The New Zealand government is looking to regulate the domestic market for elephant ivory as it seeks to strengthen measures to prevent international trade in endangered species.
Conservation Minister Eugenie Sage today released a discussion document detailing options to amend the Trade in Endangered Species Act 1989.
Ms Sage said the review aimed to guarantee New Zealand was meeting its commitments to ensure this kind of trade "is not detrimental to the survival of species in the wild".
"There is growing concern worldwide about the role that trade in elephant ivory plays in the poaching and decline of elephant populations.
"New Zealand's domestic market for ivory is thought to be small but the domestic sale of elephant ivory items is not currently regulated", she said.
There are only around 400,000 elephants remaining worldwide.
According to the Jane Goodall Institute, which has called for a complete ban on the buying and selling of ivory in New Zealand, an elephant dies every 20 minutes, and the ivory trade played a huge role in their deaths.
Ms Sage said the costs and benefits of stronger regulation was part of the review of the law.
"Options for stronger regulation range from a ban on the domestic sale of elephant ivory in New Zealand, a ban with some exemptions for items such as antiques and musical instruments, to establishing a register of elephant ivory sellers and tracking all elephant ivory items that are sold," she said.
The review will also look at ways to improve how the Act operates, and make it easier to implement New Zealand's international obligations.
Public consultation on the discussion document will run until 25 October.
Ivory objects seized at border by Convention on International Trade of Endangered Species of Wild Fauna and Flora (CITES) officers. Photo: DOC
One elephant is killed for its ivory every 25 minutes. One rhino is brutally killed for its horn every 8 hours.
These magnificent animals are being traded into extinction — to supply a human desire for “luxury wildlife products”, to parade one’s “wealth and status”, to take home a tourist souvenir or to give a business partner a gift with “prestige”.
New Zealand is part of this global problem.
The domestic trade in elephant ivory and rhino horn is unregulated in New Zealand, with no rules or any requirements to show proof of where and when the ivory or horn was obtained. An elephant tusk can sell for more than NZD $7,000 while a pair of raw rhinoceros horns can fetch over NZD $38,000.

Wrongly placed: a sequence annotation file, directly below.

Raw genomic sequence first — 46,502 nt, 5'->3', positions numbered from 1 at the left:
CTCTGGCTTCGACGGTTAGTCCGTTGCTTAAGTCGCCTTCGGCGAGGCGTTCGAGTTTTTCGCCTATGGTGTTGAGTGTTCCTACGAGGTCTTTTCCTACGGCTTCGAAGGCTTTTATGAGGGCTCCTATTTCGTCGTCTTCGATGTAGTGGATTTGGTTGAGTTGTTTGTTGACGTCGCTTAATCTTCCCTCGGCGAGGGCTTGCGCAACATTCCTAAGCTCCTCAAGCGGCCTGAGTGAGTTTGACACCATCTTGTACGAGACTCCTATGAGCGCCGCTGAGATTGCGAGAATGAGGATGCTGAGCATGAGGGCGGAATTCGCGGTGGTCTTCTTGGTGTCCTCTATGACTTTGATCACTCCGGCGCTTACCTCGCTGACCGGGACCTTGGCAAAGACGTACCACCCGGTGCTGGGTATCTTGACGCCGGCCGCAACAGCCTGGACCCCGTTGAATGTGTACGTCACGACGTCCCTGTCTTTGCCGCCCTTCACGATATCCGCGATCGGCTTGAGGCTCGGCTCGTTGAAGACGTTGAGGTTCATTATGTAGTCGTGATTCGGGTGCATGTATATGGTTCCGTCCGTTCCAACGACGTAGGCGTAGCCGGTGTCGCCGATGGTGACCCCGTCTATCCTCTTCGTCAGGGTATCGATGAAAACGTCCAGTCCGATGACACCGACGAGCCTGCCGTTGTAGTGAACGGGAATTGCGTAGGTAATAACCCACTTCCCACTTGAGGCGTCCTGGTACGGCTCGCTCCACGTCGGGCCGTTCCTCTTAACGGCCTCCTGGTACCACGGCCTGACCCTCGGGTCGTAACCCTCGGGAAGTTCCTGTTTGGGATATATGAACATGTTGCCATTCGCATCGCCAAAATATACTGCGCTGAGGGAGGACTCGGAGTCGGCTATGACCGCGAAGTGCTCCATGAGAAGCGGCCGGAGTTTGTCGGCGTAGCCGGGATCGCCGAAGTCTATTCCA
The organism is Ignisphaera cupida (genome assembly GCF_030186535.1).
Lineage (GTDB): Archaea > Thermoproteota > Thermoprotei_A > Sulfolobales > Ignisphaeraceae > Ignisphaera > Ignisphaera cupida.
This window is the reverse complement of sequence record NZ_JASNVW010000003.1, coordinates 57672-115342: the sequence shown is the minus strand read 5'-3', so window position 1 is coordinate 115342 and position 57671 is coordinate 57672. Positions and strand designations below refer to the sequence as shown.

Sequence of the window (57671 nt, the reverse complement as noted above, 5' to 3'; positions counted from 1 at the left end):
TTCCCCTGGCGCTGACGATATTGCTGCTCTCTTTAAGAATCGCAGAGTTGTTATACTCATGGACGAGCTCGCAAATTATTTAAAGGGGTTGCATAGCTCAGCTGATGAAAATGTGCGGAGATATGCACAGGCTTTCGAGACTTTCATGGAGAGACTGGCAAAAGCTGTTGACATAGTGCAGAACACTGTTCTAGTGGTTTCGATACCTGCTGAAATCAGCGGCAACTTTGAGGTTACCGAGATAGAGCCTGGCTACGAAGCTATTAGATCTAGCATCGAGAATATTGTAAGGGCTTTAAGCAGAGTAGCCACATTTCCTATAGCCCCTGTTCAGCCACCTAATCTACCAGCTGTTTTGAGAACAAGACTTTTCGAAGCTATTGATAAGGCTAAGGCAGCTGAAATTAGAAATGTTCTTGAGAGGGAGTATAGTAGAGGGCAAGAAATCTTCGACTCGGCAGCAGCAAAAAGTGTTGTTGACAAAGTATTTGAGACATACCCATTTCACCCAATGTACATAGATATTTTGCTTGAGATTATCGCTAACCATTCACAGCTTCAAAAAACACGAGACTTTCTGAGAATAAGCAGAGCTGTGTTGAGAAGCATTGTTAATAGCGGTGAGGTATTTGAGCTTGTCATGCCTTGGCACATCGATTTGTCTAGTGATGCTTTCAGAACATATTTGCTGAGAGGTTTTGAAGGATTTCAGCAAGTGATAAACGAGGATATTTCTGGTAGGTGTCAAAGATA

The great news is that New Zealand can choose to be part of the solution — by closing our domestic ivory and rhino horn market for good.
Together our global collective efforts can and will put an end to the cruel ivory and rhino horn trade. New Zealand can standby the international commitments it has made and “do its bit” to help save elephants and rhinos from extinction.Here's what to do
This letter, to the New Zealand Minister of Conservation, Hon Eugenie Sage, asks for a complete ban of the domestic ivory and rhino horn trade in New Zealand.
Download our #NoDomesticTrade sign + take a picture of you with it + share + link us in so we can share your support.
Use these hashtags - #NoDomesticTrade #4EverWild #JanesTrafficStop
Visit the JGI NZ wildlife trade campaign page.
"Please support our New Zealand campaign - all you have to do send the automated letter! And SHARE! Your message will go straight to the New Zealand Conservation Minister asking that New Zealand stop allowing the trade of ivory and rhino horn in our country: Yes, New Zealand has an unregulated ivory trade. Yes, illegally imported ivory makes its way into the NZ domestic market. But we can make a difference and stop these deaths.
Campaign Source: Jane Goodall Institute New Zealand - 2019